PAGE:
Continuing Professional Education is the backbone of good clinical care because we do not just train healthcare professionals, but we must also continue their education. With the advent of COVID and the cancellation of face-to-face meetings, there was a necessity for us to bring together our shared experiences and knowledge. For the first few months of COVID the treatment changed from anti virals to steroids and then we had all the discussions around vaccines. At the same time, quite a number of senior BOMSS Council members were involved in a number of webinars focussing on the implications of stopping elective surgery and how elective surgery could be safely re-started.
Our Professional Educational Lead, Mr Sherif Awad, proposed the idea of a twice monthly educational activity for our membership. The BOMSS journal club is held on the second Wednesday and the webinar on the fourth Wednesday of each month at 8 PM. The Journal Club is held on the second Wednesday where two papers are presented, one by a surgeon / physician and the second by an Integrated Health Professional (IHP), with each session chaired by a trainee, surgeon and an integrated healthcare professional.
The journal club on the second Wednesday brought together the 40+ bariatric units within the UK on a rotational system and on the fourth Wednesday we have had a host of national and international speakers including the incoming IFSO president, Dr Scott Shikora, as well as Dr Ali Aminian and Dr Matthew Kroh. The response has been excellent with about with around 900 professionals from around the world on our mailing distribution list.
What are you hoping to achieve in your two-year term as President?
I am coming into the post at a really interesting time as the link between COVID and severe obesity is more evident than ever. In the UK alone, there are 14 million people with clinical obesity of whom two million would qualify for bariatric and metabolic surgery – and at the moment there are about 5,000 procedures been performed on the NHS each year. That means only 0.25% of those who qualify for surgery receive this every year. So, a priority for BOMSS is to continue to have meaningful discussions with NHS England and to increase the number of patients who receive surgery from 0.25% to 1%, so we want to see an incremental change from 5,000 to 20,000 operations per year. As a society, if we can see such a change over the next two to three years that would be a great success.
I believe we have a great society full of dedicated professionals, but I would like to see it become more vibrant, inclusive and multidisciplinary with more endocrinologists, gastroenterologists, endoscopists, anaesthetists etc involved in our society.
In addition, hands on training has really taken a backseat during the last 18 months, so we are taking a leadership role in ensuring our trainees are well trained. We currently have about 45 centres with 175 surgeons with 400 members, so if we are to quadruple the number of procedures performed each year, we really need to look across the spectrum and ensure the funding and infrastructure is in place and everyone is appropriately and adequately trained.
One of my passions is how we record, analyse and report clinical outcomes, and how we can translate that into the social and economic outcomes/benefits. The National Bariatric Surgical Registry (NBSR) is the ‘jewel on the crown’ of our society. As a society we are determined to carry on the excellent work carried out by Mr Richard Welbourn, Mr Peter Small, Dr Peter Walton and Dr Robin Kinsman, as well as all the team at Dendrite Clinical Systems. We are committed to making the NBSR even stronger. One of the great advances over the last year, is that the NBSR now has a real-time procedure log that informs BOMSS of how many procedures have been performed over the last 24hrs. Moreover, surgeons, with the press of a single button, can publish their outcomes data for patients, commissioning groups, accreditation purposes etc.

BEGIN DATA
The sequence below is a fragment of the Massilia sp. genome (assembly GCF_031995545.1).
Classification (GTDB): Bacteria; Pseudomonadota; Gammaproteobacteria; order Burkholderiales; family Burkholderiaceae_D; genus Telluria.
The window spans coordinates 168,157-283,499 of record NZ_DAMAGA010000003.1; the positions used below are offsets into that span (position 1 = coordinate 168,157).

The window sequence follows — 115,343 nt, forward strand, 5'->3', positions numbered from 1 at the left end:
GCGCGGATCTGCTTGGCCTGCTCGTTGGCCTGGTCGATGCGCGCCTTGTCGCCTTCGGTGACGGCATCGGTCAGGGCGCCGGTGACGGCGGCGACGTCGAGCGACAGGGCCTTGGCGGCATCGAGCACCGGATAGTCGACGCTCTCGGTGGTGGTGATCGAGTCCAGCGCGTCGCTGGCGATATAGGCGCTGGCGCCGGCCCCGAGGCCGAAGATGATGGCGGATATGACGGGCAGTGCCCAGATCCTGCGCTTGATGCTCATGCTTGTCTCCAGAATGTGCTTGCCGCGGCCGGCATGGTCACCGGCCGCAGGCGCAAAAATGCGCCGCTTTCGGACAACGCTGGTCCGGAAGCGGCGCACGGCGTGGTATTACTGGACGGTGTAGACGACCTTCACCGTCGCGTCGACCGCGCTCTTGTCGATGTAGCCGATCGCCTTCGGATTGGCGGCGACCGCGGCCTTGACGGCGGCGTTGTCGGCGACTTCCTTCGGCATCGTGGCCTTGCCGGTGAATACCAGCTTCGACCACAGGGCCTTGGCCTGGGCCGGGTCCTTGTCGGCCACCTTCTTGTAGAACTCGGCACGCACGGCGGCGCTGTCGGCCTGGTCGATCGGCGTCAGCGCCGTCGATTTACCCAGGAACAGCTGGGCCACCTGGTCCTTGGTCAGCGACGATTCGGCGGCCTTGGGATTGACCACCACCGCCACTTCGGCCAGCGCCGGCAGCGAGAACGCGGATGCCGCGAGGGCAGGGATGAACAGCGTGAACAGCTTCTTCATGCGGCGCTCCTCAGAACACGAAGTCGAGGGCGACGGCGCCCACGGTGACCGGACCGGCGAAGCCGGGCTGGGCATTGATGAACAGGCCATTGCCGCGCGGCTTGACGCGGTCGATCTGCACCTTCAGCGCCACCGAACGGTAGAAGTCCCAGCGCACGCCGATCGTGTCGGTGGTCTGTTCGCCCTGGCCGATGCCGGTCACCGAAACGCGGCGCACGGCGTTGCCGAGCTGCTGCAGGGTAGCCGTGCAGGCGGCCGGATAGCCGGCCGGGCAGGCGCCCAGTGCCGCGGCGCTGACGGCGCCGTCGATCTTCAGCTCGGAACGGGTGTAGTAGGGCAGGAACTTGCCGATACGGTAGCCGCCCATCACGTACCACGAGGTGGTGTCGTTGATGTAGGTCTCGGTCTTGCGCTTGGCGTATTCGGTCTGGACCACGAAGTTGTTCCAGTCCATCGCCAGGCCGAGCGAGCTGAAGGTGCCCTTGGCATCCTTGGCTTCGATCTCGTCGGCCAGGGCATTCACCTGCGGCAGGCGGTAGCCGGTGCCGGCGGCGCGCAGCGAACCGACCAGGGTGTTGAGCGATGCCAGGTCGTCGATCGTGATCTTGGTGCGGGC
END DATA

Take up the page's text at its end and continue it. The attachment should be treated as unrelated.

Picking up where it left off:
We also need to be a more listening and engaging society, we need to work with patient groups and we now have a patient representative on the NBSR committee, and we would welcome having a patients voice on several of the BOMSS committees. We currently have Dr Helen Paretti, who is a GP representative on the BOMSS Council and I would also like to see more inclusion from our colleagues in general practice because they play such an important place in the referral and follow-up of our patients.
We have an fantastic working relationship with corporate partners including Medtronic, Novo-Nordisk, Johnson & Johnson, WL Gore etc who have been instrumental in BOMSS setting up the new CIO and in supporting our educational and research activities. This relationship with continue to flourish and broaden over the next few years. We are partnering with Obesity Surgery Society of India (OSSI) across a number of domains including providing faculty and speakers at each other’s ASM’s, as well as short fellowships for senior trainees involving visits to designated centres.
Are there any other activities and/or BOMSS developments, you would like to outline?
We are also working with Professor Jonathan Valabhji, who is the National Clinical Director for Obesity and Diabetes at NHS England, and we are providing his team with all the evidence and documentation they need to support a multi-year financial settlement of the funding of bariatric services. Hopefully, as the number of procedures increase this will require not only more funding to train more surgeons but also our multidisciplinary colleagues such as nurses, dieticians, psychologists etc.
I am also the Director of the West Midlands Surgical Training Centre and we are working to set up a twice-yearly Master class to allow trainee surgeons to go through bariatric procedures on cadaveric models to make up for the lost opportunities from the last 18 months.
BOMSS is also offering free membership to both undergraduates and post graduate trainees, this is important for a number of reasons, particularly as membership of BOMSS is absolutely essential to become a member of IFSO who offer a number of Fellowships to trainees. We are also developing a new website that will incorporate all the latest guidelines and a ‘members only area’, as well as ramping up our presence on social media.
Can you tell us when the next BOMSS annual meeting will be?
As there has been an 18-month gap between meetings, our view is that January 2022 will be too soon. So, we are planning to host the 13th BOMSS Annual Scientific Meeting in late spring 2022 from 16th to 18th May 2022 at Brighton. I am delighted to say that Mr Chetan Parmar, who did such a fantastic job of organising the scientific programme in Oxford, will again be leading organisation of the scientific programme in 2022.
I would also like to particularly thank my immediate predecessor, Professor David Kerrigan, who has put BOMSS on such a firm footing and he is a tough act to follow, but if I leave BOMSS in a better place from when I was elected President, I’ll be happy.